One of the better players at receiver was Homewood, Ala., standout Tim Hawthorne. The 6-foot-3, 202-pound Hawthorne was long and lean but still had a very muscular build. He tested extremely well running in the 4.5-second range and he did well in drills against defensive backs. He might have solidified his stock as one of the Southeast's better receiver prospects.
Ricky Dixon of Reserve (La.) East St. John made the trek over from the Bayou and made it worth his time. He was extremely fluid and was able to twist, turn and make his body move around in ways that normal people can't. He's already racked up numerous offers and it was easy to see why college coaches like him.
One of the better overall performances of the day came from Crawford Kilpatrick, who came in around 6-foot-5 and 200 pounds. He tested in the 4.5-second range and showed why he's one of the better pure athletes in the state of Georgia with great route running and the ability to create major match-up problems with his size. He might not have as much national hype as some other national receivers, but he's better than some other taller receivers that have been gotten a lot of early attention.
After Smith and Johnson there were plenty of big guys for the coaches to look at. Jeffery Adams of Cadiz (Ky.) Trigg County was definitely tall enough, but looked a little out of shape and tested in the 5.4-second range. If he gets in shape, then he has a monster frame to work with. Similar things can be said about Lionel Mapp of Greensboro (Ga.) Greene County and Maurice Hurt of Milledgeville (Ga.) Baldwin. Both appeared to be a little heavy - especially Hurt - but if they work hard in the off season then there is room for them to improve their prospects for the future.
Defensive line was where it was at Saturday.
The offensive line vs. the defensive line proved to be some of the most impressive one-on-one battles of all of the camps at any position. Defensive linemen were calling out offensive players for battles and both groups took turns beating up on each other.
That was especially true for Wood, who was named the camp's most valuable player.
Wood, a Georgia commitment, took home camp top player honors after an impressive morning in testing when he clocked in with around a 4.3-second time in the shuttle and had an even better performance in the one-on-one portion of the camp. Wood challenged both Smith and Johnson to one-on-one battles and the three took turns winning the battles.
"I knew that two of the top offensive linemen in the nation were out here today, and I wanted to test myself against the best players and see where I stood," Wood said.
"I guess I did pretty well."
That would be an understatement.
Student Sports recruiting analyst Greg Biggins said he'd never seen anything like it when Wood would call out the top linemen for one-on-one challenges.
"It shows you again how competitive it is in the South," Biggins said. "You would never see anything like this anywhere else - well maybe in Miami. But you wouldn't see the top players at the camp calling each other out and telling them to bring it on like they did here. That was incredible."
Columbia (S.C.) Richland Northeast defensive tackle Adam Patterson ran a Tommie Harris- like time in the 40-yard dash. The 6-foot-3, 262-pounder clocked in the 4.6-second range and was extremely quick off the line of scrimmage throughout drills and one-on-ones. He definitely further solidified his name as one of the top two or three players in the state of South Carolina.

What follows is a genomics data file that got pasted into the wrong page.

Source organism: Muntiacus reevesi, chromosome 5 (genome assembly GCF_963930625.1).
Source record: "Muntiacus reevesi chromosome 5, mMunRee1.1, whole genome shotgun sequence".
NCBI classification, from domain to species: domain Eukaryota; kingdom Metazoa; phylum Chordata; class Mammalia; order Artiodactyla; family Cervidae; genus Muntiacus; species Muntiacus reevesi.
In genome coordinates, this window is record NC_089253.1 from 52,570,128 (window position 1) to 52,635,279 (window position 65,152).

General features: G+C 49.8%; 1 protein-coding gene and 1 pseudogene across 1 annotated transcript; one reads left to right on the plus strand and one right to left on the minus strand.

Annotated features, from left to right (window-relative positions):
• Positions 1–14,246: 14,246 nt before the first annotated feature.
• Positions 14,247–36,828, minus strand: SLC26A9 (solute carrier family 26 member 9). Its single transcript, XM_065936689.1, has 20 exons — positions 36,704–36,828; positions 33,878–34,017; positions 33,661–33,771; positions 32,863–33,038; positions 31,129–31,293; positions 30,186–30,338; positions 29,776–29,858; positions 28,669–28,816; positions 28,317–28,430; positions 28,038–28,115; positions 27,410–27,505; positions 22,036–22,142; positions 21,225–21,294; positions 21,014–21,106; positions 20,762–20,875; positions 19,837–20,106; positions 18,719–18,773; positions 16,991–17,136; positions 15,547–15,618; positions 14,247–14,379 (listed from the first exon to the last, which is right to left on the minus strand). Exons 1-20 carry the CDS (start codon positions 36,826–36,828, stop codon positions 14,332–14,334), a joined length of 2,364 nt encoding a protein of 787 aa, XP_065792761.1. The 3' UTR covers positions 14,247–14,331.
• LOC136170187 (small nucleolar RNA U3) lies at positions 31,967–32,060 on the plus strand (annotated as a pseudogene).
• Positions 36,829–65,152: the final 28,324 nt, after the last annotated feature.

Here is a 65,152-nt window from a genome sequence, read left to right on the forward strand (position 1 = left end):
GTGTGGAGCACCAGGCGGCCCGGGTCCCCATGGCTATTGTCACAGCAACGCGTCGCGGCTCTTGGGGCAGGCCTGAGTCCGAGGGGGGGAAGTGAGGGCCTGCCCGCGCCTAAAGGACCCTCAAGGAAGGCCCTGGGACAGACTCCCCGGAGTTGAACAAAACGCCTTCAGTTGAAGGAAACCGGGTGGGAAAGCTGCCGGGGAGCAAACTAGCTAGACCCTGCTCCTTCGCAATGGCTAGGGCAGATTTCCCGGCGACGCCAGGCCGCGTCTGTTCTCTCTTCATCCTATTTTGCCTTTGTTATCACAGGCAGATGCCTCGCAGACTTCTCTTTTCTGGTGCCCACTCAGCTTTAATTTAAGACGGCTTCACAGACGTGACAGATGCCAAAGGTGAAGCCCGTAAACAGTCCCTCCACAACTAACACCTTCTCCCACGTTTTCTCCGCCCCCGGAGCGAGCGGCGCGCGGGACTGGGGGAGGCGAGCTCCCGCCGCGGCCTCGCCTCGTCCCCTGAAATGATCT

Defensive end/linebacker Morrice Richardson of Atlanta Westlake continued to prove why he's picking up national scholarship offers right and left. With very impressive testing results, including a 40-yard dash time in the 4.5-second range, and the ability to push both Johnson and Smith in one-on-ones showed that he's one of the South's best at his position.
Jermaine Cunningham of Stone Mountain (Ga.) Stephenson was a little thin, but he had an amazing frame and looked like once he fills out he's going to be one heck of a prospect down the road. He also ran in the 4.6-second range, but said he was disappointed and knew that he could have easily clocked a 4.5 time.
Victor Ugenyi of Atlanta North Springs also impressed, but he will need to get to work in the weight room to fill out his very lean frame. Still, some college coaches were overheard talking about his quick first step.
Bo Harris of Conyers (Ga.) Heritage has been talked about as being one of the top five to 10 players in the Peach State and he proved that he was worthy of the hype.
Harris tested off the charts with a 40 time in the 4.6 range and a shuttle that was right around 4.0-seconds. He also did well in the drills and looked to have a good grasp at what it takes to be a successful linebacker on the next level.
Vandaral Shackleford Riverdale, Ga., also impressed and with his 6-foot, 190-pound frame. Word is that at least one SEC school offered him shortly after his performance at the receiver spot.
He listed himself as a linebacker, but it's easy to see him as a play making safety prospect, too.
There were a few others that passed the eyeball test, including Robert Bryant of Jessup (Ga.) Wayne County and Jerome Hall of Atlanta Crim.
Brent Brewer of Tyrone (Ga.) Sandy Creek had good testing results and impressed during drills and was one of the better defensive backs in the camp. His 40 time of around 4.4-seconds was one of the better times in the event.
Yet the defensive back show appeared to be stolen by Rashad Jones of Atlanta Booker T. Washington.
Heading into the camp, Jones was already a well known name. However his ability to lock down almost everybody at the receiver spot and his solid shuttle time in the 4.1-second range allowed him to blow up big time.
His name was unanimous among the college coaches observing at the top defensive back in the camp and don't be surprised if he ends up picking up quite a few more offers after this camp.